Cutting the holy fathers down to size: how?
By Ayaz Amir: Dawn, November 24, 2006
WAS there no Islam before the Hudood Ordinance, 1979? Will there be no Islam after this iniquitous law is amended? What storm of absolute nonsense are the mullahs trying to whip up?
Not that they are succeeding but that’s beside the point. We have other problems that need attending to. But trust our talent for irrelevance to raise a tempest over non-issues.
Some of our more imaginative clerics have warned that the Women Protection Bill (which amends the Hudood law) will lead to sexual anarchy. Funny and not a little titillating. Sexual anarchy in God’s own republic? Ghalib comes to mind: “Keh khushi say mar na jatay gar aitbar hota...” (Wouldn’t we die of joy were we to believe this.)
To see the way we go on about things relating to women, it would seem that women are our biggest problem, bigger than democracy, bigger than anything else. The more we have segregated and separated them, the more they seem to ride our imagination. Nature’s revenge, if you look at the matter judiciously. An attractive woman walks through a bazaar and even though she be veiled and dressed in a burqa, most men will be trying to x-ray her through their eyes, mesmerised by her ankles and hands if nothing else is visible.
We must be the foremost country on earth as far as staring at women is concerned. Foreigners coming to Pakistan notice this immediately. It could be flattering in the beginning but surely a bit trying after some time.
The periodic fuss in India, among Indian Muslims to be precise, over tennis star Sania Mirza’s on-court apparel is scarcely surprising. It is typical of the attitude of the subcontinental Muslim male to the grave threat posed to his equanimity by the attractive female. And Sania Mirza, as we all agree, is very attractive, besides being good at tennis, making her the best thing to have happened to subcontinental sport for a long time.
We are great hypocrites when it comes to these matters — I’m afraid I can’t be more explicit — but the prize, as far as hypocrisy is concerned, goes to our holy fathers. The general perception about them is that between their precepts and their practice the distance is great.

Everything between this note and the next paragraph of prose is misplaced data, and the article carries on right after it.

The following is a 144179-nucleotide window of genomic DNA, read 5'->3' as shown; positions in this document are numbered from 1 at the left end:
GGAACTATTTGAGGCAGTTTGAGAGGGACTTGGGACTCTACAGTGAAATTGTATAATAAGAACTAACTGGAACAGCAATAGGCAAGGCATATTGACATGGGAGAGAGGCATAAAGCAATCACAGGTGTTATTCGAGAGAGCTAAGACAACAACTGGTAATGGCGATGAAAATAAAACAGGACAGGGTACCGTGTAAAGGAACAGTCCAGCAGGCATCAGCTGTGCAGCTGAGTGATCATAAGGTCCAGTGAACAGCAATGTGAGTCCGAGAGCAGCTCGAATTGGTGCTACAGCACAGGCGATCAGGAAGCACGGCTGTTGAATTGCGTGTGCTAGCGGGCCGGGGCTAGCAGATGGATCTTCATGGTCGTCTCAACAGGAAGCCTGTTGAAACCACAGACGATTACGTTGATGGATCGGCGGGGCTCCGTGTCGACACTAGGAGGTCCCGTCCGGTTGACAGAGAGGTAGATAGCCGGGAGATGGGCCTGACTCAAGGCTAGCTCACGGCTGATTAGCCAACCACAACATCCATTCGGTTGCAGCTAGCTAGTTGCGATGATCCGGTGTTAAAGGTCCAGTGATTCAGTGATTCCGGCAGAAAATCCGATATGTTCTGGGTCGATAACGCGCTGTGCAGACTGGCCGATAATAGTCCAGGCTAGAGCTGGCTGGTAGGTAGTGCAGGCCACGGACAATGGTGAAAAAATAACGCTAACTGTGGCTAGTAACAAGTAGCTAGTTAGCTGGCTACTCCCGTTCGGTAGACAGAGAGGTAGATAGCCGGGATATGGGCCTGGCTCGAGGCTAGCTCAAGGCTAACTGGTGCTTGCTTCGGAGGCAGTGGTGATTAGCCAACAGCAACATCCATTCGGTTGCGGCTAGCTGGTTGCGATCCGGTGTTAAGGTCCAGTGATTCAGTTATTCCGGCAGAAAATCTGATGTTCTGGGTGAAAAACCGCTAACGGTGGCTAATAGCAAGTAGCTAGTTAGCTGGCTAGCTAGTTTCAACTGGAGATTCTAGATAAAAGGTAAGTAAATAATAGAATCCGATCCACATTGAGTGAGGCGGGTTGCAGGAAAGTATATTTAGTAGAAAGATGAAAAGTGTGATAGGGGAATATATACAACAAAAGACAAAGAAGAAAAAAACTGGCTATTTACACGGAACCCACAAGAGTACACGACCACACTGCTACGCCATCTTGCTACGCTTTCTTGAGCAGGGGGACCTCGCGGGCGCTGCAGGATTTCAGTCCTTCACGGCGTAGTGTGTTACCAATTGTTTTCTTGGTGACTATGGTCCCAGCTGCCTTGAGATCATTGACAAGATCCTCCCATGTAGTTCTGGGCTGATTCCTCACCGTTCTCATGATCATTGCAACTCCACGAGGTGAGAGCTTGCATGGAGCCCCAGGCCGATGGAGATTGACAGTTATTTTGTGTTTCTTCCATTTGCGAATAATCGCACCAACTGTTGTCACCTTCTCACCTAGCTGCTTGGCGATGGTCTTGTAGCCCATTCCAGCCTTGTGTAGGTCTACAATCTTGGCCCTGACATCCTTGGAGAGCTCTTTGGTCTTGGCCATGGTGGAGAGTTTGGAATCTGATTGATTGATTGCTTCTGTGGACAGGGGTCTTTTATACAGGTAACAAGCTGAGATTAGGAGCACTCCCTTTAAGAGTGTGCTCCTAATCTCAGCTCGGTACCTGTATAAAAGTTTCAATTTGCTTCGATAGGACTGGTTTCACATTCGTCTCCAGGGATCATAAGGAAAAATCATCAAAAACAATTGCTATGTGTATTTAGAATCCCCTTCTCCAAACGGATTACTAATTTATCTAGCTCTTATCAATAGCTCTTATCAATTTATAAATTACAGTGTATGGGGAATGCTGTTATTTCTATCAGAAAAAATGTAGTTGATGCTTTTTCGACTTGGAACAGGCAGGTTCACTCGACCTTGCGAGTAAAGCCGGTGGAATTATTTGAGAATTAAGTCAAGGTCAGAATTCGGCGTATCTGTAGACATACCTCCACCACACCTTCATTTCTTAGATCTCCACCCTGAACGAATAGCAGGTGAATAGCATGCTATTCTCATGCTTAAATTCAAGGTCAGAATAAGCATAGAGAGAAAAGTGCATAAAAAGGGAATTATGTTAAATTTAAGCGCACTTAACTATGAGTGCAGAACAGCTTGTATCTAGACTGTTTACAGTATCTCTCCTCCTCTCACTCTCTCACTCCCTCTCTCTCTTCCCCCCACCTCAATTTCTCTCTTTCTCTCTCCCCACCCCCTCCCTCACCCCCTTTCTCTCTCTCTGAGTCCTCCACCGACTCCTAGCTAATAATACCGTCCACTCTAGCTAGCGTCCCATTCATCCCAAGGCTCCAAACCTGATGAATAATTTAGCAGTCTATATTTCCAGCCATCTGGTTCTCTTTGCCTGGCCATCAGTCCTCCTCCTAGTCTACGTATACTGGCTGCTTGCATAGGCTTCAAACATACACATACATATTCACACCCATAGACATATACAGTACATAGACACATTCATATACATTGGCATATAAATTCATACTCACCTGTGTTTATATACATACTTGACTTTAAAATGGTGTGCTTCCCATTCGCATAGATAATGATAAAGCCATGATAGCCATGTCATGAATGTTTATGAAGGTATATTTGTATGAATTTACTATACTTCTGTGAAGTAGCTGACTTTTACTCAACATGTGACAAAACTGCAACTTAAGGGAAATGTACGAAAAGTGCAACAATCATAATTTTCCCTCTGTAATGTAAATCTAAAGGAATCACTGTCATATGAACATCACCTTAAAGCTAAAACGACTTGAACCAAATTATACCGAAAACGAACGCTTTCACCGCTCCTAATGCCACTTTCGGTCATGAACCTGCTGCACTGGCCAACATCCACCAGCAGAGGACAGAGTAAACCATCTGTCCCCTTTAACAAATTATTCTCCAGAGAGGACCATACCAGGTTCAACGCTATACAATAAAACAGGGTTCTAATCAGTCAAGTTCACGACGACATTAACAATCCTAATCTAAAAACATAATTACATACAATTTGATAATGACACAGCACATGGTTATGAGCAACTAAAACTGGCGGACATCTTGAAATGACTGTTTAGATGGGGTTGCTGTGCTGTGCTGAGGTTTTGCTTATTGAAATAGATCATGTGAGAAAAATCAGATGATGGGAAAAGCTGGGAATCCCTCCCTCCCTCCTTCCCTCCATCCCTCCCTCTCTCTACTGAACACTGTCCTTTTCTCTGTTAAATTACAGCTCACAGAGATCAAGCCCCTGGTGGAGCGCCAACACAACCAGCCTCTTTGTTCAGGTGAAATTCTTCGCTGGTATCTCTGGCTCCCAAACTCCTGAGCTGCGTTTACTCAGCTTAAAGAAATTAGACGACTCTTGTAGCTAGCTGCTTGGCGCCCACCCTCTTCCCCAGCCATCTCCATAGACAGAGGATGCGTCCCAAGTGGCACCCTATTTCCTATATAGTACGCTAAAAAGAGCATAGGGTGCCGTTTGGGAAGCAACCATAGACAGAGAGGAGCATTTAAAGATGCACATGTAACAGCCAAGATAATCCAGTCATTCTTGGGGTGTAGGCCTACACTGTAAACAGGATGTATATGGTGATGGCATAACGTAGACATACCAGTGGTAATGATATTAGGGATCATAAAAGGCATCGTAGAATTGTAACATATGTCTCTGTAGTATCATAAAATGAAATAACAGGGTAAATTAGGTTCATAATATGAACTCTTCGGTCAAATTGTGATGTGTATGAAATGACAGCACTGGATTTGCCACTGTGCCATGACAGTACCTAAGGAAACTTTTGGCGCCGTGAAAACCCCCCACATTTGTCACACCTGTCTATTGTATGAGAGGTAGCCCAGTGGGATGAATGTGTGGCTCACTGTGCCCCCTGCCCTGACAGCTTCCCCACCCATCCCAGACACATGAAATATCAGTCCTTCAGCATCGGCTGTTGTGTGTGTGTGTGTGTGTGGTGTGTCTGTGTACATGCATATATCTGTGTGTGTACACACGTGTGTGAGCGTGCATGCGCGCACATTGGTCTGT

We have always known this and our best poetry — whether Ghalib’s, Iqbal’s, Bulleh Shah’s or Ghulam Farid’s — treats the mullah with scant respect if not, quite often, with outright mockery. Strange therefore that because of General Ziaul Haq and his attempts to mullah-ise the country, the clergy in Pakistan has become the political nuisance that it is.
I come from a typical north Punjab village and I know that in our social set-up mullahs were always tolerated — because they had to officiate at ceremonies of birth, death and marriage — but never considered of any social importance, as they still are not.
In politics they had no voice. In village disputes their opinion was neither sought nor considered and, mercifully, still isn’t. It might be different in the Frontier province which is more conservative but not in rural Punjab. The alliance of the holy fathers, the Muttahida Majlis-i-Amal, has come to power in the Frontier (with no little help from our military godfathers). That the Pakhtoons may be regretting their choice is a different matter. Not in a hundred years can the MMA come to power in Punjab.
Gen Ayub Khan (1958-69) had no time for the holy fathers, one of the few good things in his repertoire of folly and shortsightedness. But when after his departure conflict erupted in East Pakistan — the Awami League sweeping to an historic victory and the army resolved not to accept it — an alliance, born out of mutual necessity, was forged between the army and armed militias (Al-Shams, Al-Badr) allied to the Jamaat-i-Islami.
Both were on the same wavelength, the army convinced it was performing its patriotic duty, and the Jamaat that it was doing God’s work, in quelling the popular upsurge in East Pakistan, the land which gave birth to the Muslim League and was in the forefront of the demand for the creation of Pakistan.